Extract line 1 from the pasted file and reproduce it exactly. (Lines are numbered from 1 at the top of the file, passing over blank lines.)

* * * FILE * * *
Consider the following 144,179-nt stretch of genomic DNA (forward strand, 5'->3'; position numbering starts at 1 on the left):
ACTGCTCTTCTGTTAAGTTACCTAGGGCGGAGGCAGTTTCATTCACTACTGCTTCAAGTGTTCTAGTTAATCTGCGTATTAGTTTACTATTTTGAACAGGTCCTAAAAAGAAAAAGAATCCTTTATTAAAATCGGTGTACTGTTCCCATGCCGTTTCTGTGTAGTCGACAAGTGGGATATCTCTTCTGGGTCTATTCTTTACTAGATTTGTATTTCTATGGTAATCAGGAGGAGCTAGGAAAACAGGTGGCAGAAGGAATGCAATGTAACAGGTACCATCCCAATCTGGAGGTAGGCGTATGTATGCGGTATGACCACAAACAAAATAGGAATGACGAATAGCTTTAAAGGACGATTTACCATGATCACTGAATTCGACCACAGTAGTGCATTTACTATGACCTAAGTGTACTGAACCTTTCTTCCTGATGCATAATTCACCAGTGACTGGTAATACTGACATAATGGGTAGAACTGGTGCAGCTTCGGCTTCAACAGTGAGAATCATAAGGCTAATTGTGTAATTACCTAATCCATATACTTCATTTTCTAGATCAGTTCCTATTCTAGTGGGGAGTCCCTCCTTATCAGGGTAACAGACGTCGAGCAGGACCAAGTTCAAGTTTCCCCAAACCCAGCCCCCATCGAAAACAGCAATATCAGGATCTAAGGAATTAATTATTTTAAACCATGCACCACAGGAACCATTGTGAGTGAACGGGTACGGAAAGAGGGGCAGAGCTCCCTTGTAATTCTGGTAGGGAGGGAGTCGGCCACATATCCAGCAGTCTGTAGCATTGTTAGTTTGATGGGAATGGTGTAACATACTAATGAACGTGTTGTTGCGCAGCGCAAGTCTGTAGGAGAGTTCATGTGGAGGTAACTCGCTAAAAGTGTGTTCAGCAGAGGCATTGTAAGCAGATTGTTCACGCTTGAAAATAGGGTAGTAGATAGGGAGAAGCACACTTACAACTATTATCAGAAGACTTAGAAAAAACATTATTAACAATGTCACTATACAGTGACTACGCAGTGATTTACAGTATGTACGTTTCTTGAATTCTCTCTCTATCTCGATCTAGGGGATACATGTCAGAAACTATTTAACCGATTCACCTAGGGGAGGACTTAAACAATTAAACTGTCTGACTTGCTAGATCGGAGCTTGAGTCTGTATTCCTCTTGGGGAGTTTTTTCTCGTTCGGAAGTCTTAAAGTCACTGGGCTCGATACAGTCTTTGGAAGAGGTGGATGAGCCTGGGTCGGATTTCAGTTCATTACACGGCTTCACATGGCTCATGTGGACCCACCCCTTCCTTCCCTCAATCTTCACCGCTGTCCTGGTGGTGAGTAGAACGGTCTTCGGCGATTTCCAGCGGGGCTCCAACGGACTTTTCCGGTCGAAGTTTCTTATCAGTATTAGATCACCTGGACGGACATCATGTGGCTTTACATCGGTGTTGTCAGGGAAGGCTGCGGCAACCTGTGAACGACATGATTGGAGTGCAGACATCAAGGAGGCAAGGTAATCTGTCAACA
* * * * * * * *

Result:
Consider the following 144,179-nt stretch of genomic DNA (forward strand, 5'->3'; position numbering starts at 1 on the left):